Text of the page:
Archive for December 16th, 2009
By Allan Lengel ticklethewire.com
WASHINGTON — A key prosecution witness in the public corruption trial of ex-Louisiana Congressman William Jefferson, could be seeing daylight soon.
As expected, U.S. District Judge T.S. Ellis III of Alexandria, Va., in a written filing on Dec. 11 substantially cut the sentence of key witness Vernon Jackson from 87 to 40 months. The government had asked that the judge cut the sentence by 50 percent.
Jackson, 57, owner of a high-tech, Kentucky-based business called iGate, had pleaded guilty to bribing Jefferson in exchange for the Congressman’s help promoting business in Africa.
As part of the guilty plea, Jackson agreed to cooperate and ended up delivering some key testimony during the summer trial that resulted in Jefferson being convicted on 11 of 16 counts of public corruption.
WASHINGTON –– A former office manager for the late Sen. Edward Kennedy was indicted Tuesday in a scheme to get more than $75,000 extra in salary and bonuses, the Justice Department said.
Ngozi T. Pole, 39,of Waldorf, Md., was charged in a six-count indictment that alleged that as office manager for Kennedy between 2003 and 2007 he “repeatedly submitted paperwork causing the Senate to pay him larger salary and bonus payments than had been approved by either the chief of staff or Senator Kennedy,” a Justice Department press release said.
Film pirating is serious business in California.
The latest turn in the never-ending problem came Wednesday morning when FBI agents arrested a New York man for unlawfully distributing a pirated copy of the movie “X-Men Origins: Wolverine” before it was officially released in theaters.
The FBI said it arrested Gilberto Sanchez, 47, at his home in the Bronx without incident. A federal grand jury in Los Angeles had indicted him on Dec. 10.
Authorities allege that Sanchez had uploaded the copyrighted “X-Men Origins: Wolverine to www.Megaupload.com last spring.
“The film was uploaded prior to its theatrical release,” said FBI spokeswoman Laura Eimiller in Los Angeles. ” The investigation into the initial compromise of the film is continuing. Additional arrests have not been ruled out.”Uploading a copyrighted work to the Internet carries a statutory maximum penalty of three years in federal prison and a $250,000 fine or twice the gross gain or gross loss attributable to the offense, whichever is greater, authorities said.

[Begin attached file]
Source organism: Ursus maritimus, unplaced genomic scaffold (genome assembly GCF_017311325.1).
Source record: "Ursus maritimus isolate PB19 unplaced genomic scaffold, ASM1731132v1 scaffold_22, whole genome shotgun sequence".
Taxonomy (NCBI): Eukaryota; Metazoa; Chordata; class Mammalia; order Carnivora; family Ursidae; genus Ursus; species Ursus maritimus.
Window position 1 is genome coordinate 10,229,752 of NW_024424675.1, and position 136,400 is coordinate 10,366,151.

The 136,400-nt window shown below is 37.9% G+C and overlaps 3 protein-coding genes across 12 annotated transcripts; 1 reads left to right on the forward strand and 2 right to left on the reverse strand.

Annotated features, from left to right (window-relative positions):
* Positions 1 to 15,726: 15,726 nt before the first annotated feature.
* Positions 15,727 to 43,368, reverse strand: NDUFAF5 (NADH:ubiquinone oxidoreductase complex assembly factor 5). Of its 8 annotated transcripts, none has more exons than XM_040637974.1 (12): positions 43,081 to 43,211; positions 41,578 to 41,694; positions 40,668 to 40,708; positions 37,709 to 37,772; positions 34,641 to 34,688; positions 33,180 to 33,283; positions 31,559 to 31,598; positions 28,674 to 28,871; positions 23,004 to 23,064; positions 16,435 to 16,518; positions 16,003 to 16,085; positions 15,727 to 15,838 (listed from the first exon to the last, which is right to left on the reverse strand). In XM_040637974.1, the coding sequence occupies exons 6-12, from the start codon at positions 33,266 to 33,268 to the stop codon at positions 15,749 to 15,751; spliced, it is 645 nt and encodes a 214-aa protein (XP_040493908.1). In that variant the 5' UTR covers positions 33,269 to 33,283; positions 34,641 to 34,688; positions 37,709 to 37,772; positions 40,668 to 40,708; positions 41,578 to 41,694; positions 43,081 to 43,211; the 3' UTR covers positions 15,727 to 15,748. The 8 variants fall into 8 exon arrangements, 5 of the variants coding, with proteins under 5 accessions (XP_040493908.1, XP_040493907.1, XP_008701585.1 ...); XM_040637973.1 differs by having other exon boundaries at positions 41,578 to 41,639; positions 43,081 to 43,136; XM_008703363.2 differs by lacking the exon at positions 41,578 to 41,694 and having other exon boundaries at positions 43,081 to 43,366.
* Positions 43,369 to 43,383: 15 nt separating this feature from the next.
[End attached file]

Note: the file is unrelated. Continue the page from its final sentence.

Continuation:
WASHINGTON — The feds are taking the upcoming 9/11 trial quite seriously.
Richard Kolko, an FBI spokesman in New York, said the agency will be forming a squad to assist the prosecutors in preparing the case against alleged mastermind of the plot, Khalid Sheikh Mohammed and four others.
The squad, he said, will include “agents, analysts and other professional support with a wide variety of experience working on major trials and investigations. Many of the personnel have worked the 9/11 investigation since the beginning.”
“The squad will function as a task force with members from NYPD, PAPD, FDNY and several other agencies,” Kolko said in a prepared statement. “Their role will be to provide investigative support throughout the legal proceedings. We will provide additional information on this squad in the near future.”
Kolko said the squad will currently have more than a dozen people, but that could grow if necessary.
WASHINGTON — Apparently party crashers Tarek and Michaele Salahi aren’t the only ones who can get into the White House without an invite.
The Associated Press reported a Georgia couple showed up to the White House a day early for a tour and ended up at an invitation-only breakfast with President Barack Obama and wife Michelle on Veterans Day.
“It left the White House once again explaining how people who were not on an event guest list wound up being ushered into the presidential mansion anyway,” AP reported.
D.C. Judge Releases Man Wrongfully Imprisoned for 28 Years: Expresses Anger over Faulty FBI Analysis
WASHINGTON — A D.C. judge on Tuesday angrily criticized the government for relying on erroneous testimony of an FBI analyst in a case in which a man was imprisoned for 28 years for a rape/murder he didn’t commit, the Washington Post reported.
D.C. Superior Court Judge Fred B. Ugast ordered Donald Eugene Gates, 58, released after DNA evidence showed someone else killed Catherine Schilling, 21, a Georgetown University student in the city’s sprawling Rock Creek Park in 1981.
The FBI analyst incorrectly linked two hairs belonging to an African American to Gates. They were found on the victim, the Post reported.
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